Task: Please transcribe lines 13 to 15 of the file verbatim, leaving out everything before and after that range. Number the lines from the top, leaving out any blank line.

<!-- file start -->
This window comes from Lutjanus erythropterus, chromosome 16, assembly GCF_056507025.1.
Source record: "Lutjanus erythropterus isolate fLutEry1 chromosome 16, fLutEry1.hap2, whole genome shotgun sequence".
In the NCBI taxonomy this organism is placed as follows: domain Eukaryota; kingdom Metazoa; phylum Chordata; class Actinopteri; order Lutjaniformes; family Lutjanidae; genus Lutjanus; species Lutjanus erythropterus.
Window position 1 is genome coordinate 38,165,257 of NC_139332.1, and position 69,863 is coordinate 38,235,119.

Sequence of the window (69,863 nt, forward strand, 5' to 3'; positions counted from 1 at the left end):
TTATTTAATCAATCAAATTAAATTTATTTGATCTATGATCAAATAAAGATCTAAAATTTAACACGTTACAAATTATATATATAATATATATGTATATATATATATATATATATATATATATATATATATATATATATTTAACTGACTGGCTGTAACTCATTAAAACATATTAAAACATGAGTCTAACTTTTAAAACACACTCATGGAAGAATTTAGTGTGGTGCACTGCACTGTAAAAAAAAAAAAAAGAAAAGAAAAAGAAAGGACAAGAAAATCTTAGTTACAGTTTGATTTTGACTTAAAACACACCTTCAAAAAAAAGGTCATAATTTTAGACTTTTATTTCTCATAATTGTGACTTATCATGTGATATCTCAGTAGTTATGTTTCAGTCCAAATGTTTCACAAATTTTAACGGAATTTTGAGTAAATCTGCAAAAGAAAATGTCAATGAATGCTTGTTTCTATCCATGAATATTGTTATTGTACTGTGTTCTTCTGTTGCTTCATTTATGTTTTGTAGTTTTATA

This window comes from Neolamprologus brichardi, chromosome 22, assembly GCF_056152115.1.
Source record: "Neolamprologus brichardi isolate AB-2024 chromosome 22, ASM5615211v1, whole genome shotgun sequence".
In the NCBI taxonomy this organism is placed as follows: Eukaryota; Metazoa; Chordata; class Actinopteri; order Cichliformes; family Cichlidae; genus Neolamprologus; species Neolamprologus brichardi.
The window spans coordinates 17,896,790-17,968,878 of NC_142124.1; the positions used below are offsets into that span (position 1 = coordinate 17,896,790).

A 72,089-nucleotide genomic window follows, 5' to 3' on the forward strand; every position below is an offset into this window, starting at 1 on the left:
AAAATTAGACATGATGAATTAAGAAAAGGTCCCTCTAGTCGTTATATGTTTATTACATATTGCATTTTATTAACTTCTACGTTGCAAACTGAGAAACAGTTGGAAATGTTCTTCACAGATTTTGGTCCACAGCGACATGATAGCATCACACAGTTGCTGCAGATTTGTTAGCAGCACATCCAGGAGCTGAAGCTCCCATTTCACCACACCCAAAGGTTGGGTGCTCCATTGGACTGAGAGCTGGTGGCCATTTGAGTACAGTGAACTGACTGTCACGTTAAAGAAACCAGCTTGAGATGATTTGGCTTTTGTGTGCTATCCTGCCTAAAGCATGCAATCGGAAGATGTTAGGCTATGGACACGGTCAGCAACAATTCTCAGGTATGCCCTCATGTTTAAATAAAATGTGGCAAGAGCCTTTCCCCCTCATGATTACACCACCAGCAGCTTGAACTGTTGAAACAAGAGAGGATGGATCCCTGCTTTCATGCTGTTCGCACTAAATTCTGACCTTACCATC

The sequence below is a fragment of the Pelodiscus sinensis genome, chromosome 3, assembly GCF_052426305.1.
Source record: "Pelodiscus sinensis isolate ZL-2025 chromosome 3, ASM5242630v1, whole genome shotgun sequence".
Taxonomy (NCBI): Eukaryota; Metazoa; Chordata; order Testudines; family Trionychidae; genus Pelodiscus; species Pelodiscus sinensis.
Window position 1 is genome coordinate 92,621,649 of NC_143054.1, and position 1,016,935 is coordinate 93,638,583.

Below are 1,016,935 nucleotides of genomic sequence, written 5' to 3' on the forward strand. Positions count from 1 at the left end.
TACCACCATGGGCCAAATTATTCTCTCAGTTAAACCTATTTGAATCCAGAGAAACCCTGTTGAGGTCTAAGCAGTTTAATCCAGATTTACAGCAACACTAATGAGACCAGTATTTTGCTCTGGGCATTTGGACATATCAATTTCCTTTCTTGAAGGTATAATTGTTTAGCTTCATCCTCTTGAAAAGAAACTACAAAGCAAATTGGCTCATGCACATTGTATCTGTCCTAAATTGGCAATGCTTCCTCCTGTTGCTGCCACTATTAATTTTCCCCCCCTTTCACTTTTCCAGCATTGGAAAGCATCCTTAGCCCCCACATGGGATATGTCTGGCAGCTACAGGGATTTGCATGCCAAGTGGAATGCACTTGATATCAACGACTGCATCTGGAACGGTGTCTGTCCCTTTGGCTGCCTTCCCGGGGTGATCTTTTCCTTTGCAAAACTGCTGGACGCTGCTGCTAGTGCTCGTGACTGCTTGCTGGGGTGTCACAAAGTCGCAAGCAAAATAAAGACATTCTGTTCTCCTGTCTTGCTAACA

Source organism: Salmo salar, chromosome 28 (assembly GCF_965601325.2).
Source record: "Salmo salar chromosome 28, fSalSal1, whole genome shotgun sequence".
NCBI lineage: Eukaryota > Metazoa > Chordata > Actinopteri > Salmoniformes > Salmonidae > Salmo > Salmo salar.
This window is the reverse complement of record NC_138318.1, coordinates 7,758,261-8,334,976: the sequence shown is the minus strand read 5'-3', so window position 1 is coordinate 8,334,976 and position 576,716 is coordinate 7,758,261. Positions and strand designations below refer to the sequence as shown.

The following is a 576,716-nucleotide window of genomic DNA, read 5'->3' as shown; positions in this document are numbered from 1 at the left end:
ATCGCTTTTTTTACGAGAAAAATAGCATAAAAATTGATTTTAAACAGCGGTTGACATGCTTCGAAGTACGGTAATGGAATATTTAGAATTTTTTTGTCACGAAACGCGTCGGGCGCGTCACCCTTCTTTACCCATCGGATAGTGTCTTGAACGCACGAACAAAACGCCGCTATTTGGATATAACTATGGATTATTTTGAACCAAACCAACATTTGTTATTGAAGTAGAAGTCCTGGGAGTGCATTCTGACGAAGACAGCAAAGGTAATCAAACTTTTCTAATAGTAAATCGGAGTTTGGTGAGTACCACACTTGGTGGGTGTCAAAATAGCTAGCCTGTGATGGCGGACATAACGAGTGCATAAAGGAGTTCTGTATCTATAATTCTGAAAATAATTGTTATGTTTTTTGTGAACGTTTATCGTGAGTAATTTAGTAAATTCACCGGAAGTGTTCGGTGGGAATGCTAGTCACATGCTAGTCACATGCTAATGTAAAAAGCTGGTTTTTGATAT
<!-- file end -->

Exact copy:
The sequence below is a fragment of the Pelodiscus sinensis genome, chromosome 3, assembly GCF_052426305.1.
Source record: "Pelodiscus sinensis isolate ZL-2025 chromosome 3, ASM5242630v1, whole genome shotgun sequence".
Taxonomy (NCBI): Eukaryota; Metazoa; Chordata; order Testudines; family Trionychidae; genus Pelodiscus; species Pelodiscus sinensis.